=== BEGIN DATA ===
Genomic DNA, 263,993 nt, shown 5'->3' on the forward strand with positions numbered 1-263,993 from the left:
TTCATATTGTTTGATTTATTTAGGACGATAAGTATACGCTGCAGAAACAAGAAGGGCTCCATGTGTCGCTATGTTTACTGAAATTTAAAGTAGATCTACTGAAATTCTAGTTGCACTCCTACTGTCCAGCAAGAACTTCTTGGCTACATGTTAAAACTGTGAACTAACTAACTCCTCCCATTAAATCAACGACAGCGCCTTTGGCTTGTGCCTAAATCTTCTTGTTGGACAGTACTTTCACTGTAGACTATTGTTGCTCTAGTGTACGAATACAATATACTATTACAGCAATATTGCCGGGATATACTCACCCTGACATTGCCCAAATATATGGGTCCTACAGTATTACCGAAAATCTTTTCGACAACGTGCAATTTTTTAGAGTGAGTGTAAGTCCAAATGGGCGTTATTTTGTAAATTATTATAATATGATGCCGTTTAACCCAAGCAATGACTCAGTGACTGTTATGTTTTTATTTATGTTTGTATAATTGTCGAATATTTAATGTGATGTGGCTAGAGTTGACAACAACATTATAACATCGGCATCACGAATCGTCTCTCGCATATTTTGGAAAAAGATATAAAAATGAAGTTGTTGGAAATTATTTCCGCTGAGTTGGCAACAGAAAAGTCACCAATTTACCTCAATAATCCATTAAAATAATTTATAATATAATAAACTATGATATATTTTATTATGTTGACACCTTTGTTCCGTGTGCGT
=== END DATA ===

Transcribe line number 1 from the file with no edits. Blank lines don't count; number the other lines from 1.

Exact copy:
Genomic DNA, 263,993 nt, shown 5'->3' on the forward strand with positions numbered 1-263,993 from the left: